Stars_edited.jpg

Mondo.NYC 2022 Showcase Artist

20200608_165450.jpg
Alea

Alea

New York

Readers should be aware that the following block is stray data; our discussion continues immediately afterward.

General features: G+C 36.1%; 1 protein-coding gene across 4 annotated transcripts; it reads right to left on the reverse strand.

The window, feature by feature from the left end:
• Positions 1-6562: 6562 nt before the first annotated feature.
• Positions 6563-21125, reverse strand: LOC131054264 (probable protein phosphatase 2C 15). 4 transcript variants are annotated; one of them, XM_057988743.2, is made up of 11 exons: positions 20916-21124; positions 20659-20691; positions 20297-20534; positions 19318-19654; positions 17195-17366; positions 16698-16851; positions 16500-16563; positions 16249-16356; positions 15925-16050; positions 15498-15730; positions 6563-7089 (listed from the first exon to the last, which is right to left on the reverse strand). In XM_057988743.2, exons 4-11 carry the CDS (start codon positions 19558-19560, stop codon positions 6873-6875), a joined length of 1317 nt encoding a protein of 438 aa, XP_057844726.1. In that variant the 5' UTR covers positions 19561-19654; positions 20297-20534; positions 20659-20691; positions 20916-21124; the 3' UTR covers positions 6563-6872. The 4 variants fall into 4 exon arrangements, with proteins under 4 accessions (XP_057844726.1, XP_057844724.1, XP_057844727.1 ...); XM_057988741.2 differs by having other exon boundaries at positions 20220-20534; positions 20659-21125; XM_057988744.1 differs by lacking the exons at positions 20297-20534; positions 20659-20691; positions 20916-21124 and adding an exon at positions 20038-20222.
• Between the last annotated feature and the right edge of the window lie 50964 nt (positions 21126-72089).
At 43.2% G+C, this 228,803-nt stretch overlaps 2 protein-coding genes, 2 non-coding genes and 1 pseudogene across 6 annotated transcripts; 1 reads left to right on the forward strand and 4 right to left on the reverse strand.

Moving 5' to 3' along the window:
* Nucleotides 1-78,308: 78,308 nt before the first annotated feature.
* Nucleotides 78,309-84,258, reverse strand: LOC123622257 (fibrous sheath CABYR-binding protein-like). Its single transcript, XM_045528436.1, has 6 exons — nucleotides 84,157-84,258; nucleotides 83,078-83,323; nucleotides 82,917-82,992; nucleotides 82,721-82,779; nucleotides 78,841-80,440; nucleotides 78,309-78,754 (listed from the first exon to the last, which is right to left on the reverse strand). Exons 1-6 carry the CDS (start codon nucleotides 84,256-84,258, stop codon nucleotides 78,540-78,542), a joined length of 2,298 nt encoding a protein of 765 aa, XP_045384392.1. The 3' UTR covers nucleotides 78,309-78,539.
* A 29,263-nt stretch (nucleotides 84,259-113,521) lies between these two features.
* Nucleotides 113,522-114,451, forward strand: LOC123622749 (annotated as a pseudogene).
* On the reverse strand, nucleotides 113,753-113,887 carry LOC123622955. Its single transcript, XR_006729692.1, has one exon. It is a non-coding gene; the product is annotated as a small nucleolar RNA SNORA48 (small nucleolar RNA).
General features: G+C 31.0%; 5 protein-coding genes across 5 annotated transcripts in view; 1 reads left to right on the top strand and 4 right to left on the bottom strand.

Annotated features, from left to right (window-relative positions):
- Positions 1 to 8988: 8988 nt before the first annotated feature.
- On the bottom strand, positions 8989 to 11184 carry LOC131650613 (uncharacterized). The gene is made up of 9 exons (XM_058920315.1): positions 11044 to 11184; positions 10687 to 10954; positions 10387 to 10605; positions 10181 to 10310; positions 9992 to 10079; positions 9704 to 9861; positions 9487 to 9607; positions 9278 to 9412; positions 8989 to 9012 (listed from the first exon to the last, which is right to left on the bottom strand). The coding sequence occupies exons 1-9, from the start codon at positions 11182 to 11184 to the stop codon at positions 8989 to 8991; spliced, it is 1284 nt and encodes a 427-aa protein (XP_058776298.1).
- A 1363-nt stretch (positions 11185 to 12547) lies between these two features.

With a welcoming sound that embraces cumbia, vallenato, rancheras, jazz and American pop and jazz, the singer-songwriter Alea moves her audiences with messages of the spirit, calls for social change and free-flowing love. Originally from La Guajira, Colombia, Alea’s performance encompasses an entire generation of ethno-futuristic and folkloric music accentuated by buttery vocals, deep-rooted grooves and uplifting guitar. Alea’s in-person performances are powerful encounters of the spirit, passionate travelogues that link downtown New York to a tropical Colombian cantina. They are celebrations of Latin America and new definitions of what “Latin Alternative” can be. Alea has performed extensively in concert (and online) at Symphony Space (NYC), Two River Theatre (New Jersey), Listen to Womxn Online Fest (Worldwide), Saldremos Adelante Fest (Worldwide), Joe’s Pub (NYC), Kimmel Center’s La Noche (PA), Musikfest (PA), Tito Puente Latin Music Series (Boston), The International Literature and Culture Fest (Medellín, Colombia) and Worcester Mechanics Hall (Worcester, MA). She’s also shared the stage with such Grammy-award winning/nominated artists as Mireya Ramos (Flor de Toloache), Sonia De Los Santos, Smarty (Burkina Faso), Totó La Momposina, Nella Rojas, and Sergio Mendoza (Los Hijos de La Montaña y Orkesta Mendoza). Alea is a graduate with a focus in Jazz Composition and Performance from Berklee College of Music in Boston. She’s also received a recognition from The City of Boston for her contribution to Latin Music and became a finalist in the John Lennon Songwriting Competition. Her latest album, 2021’s Alborotá, was shortlisted as among the Best Latin Music of the year by both Rolling Stone and NPR. That acclaim was especially meaningful for an artist whose songs blossom from a personal place. “The ideas for Alborotá came out of an intimate exploration of my own roots,” Alea says. “I wanted to write about topics that are integral to my experience as a Latina and as an artist: feminism, pride of self, fear of failure, immigration, abuse and harassment. Translating the expression of this album into a fully considered live event should be more than going through a setlist. I want my concerts to give the audience the same feelings of excitement and release that making Alborotá instilled in me.”